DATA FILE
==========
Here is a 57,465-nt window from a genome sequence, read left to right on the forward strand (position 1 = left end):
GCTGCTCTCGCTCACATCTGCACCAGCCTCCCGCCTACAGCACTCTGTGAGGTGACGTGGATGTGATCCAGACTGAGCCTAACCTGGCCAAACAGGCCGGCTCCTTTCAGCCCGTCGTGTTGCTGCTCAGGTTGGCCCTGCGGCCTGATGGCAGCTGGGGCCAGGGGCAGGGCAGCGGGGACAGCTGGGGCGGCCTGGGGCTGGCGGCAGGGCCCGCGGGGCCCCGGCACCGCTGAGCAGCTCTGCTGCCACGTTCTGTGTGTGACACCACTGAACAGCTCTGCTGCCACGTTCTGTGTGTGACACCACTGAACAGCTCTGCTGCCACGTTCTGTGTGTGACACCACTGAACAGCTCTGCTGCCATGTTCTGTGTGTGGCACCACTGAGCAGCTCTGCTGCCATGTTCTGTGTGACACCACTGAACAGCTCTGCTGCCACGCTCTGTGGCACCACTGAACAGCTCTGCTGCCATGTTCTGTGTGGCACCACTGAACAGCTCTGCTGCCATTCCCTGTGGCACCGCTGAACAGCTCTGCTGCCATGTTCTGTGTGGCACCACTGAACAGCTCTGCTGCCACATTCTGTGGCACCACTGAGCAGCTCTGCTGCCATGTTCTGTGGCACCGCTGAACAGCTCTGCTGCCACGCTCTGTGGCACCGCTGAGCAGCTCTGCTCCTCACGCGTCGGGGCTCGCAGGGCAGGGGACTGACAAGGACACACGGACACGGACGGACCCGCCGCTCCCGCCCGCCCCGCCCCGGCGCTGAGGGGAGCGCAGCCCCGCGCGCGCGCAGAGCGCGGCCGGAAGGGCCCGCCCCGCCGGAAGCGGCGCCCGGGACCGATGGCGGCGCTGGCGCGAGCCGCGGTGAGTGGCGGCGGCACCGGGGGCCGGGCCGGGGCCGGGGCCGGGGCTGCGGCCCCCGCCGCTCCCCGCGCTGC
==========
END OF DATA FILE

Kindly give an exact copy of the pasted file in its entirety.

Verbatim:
Here is a 57,465-nt window from a genome sequence, read left to right on the forward strand (position 1 = left end):
GCTGCTCTCGCTCACATCTGCACCAGCCTCCCGCCTACAGCACTCTGTGAGGTGACGTGGATGTGATCCAGACTGAGCCTAACCTGGCCAAACAGGCCGGCTCCTTTCAGCCCGTCGTGTTGCTGCTCAGGTTGGCCCTGCGGCCTGATGGCAGCTGGGGCCAGGGGCAGGGCAGCGGGGACAGCTGGGGCGGCCTGGGGCTGGCGGCAGGGCCCGCGGGGCCCCGGCACCGCTGAGCAGCTCTGCTGCCACGTTCTGTGTGTGACACCACTGAACAGCTCTGCTGCCACGTTCTGTGTGTGACACCACTGAACAGCTCTGCTGCCACGTTCTGTGTGTGACACCACTGAACAGCTCTGCTGCCATGTTCTGTGTGTGGCACCACTGAGCAGCTCTGCTGCCATGTTCTGTGTGACACCACTGAACAGCTCTGCTGCCACGCTCTGTGGCACCACTGAACAGCTCTGCTGCCATGTTCTGTGTGGCACCACTGAACAGCTCTGCTGCCATTCCCTGTGGCACCGCTGAACAGCTCTGCTGCCATGTTCTGTGTGGCACCACTGAACAGCTCTGCTGCCACATTCTGTGGCACCACTGAGCAGCTCTGCTGCCATGTTCTGTGGCACCGCTGAACAGCTCTGCTGCCACGCTCTGTGGCACCGCTGAGCAGCTCTGCTCCTCACGCGTCGGGGCTCGCAGGGCAGGGGACTGACAAGGACACACGGACACGGACGGACCCGCCGCTCCCGCCCGCCCCGCCCCGGCGCTGAGGGGAGCGCAGCCCCGCGCGCGCGCAGAGCGCGGCCGGAAGGGCCCGCCCCGCCGGAAGCGGCGCCCGGGACCGATGGCGGCGCTGGCGCGAGCCGCGGTGAGTGGCGGCGGCACCGGGGGCCGGGCCGGGGCCGGGGCCGGGGCTGCGGCCCCCGCCGCTCCCCGCGCTGC